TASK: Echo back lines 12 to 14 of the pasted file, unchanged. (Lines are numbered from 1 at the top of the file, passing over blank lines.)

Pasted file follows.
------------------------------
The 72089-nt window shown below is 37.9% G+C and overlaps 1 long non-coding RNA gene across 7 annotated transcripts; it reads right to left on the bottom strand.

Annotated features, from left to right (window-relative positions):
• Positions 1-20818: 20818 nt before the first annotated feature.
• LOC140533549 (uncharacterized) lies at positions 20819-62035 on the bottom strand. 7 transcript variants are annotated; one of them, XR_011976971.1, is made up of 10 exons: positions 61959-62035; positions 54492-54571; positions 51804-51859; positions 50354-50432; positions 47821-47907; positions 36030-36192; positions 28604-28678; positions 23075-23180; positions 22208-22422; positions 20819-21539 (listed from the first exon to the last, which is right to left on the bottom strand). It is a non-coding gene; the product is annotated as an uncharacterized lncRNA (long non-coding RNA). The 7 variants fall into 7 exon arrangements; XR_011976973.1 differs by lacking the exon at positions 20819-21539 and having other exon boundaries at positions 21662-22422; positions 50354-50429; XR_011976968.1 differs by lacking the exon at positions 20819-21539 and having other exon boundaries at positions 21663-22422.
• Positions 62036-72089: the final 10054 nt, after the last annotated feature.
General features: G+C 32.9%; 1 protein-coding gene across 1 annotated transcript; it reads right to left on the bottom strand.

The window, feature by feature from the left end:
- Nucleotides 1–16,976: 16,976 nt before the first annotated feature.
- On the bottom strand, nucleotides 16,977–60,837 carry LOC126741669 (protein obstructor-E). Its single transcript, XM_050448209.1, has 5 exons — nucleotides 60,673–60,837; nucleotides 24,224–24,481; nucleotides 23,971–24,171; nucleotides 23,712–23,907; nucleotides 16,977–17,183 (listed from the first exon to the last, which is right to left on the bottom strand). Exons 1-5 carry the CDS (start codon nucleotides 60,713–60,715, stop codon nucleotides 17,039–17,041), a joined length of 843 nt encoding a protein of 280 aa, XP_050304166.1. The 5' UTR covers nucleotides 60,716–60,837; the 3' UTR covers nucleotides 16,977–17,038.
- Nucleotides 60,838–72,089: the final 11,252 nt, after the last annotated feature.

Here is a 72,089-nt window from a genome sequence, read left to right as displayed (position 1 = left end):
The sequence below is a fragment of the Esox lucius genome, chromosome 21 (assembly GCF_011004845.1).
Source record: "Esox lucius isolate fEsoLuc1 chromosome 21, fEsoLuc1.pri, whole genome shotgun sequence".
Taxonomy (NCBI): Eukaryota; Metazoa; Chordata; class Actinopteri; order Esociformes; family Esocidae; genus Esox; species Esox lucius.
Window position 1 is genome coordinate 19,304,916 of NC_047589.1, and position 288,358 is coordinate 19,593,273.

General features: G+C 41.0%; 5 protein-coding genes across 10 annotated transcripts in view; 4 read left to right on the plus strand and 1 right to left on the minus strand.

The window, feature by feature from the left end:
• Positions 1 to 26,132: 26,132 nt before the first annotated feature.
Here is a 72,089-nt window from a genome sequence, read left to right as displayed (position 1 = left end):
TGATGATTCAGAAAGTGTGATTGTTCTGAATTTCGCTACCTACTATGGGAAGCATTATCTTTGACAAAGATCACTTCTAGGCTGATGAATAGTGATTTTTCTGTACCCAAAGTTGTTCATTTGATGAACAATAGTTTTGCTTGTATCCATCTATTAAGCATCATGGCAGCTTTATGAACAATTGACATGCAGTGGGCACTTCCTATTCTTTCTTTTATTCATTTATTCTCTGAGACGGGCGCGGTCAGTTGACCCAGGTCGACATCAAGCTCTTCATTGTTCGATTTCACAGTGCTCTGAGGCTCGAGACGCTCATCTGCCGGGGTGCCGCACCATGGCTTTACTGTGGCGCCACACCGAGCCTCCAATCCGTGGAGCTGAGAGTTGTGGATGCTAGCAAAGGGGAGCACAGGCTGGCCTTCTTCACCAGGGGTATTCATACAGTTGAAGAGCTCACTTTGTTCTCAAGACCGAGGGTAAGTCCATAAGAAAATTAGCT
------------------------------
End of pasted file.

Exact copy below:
The sequence below is a fragment of the Esox lucius genome, chromosome 21 (assembly GCF_011004845.1).
Source record: "Esox lucius isolate fEsoLuc1 chromosome 21, fEsoLuc1.pri, whole genome shotgun sequence".
Taxonomy (NCBI): Eukaryota; Metazoa; Chordata; class Actinopteri; order Esociformes; family Esocidae; genus Esox; species Esox lucius.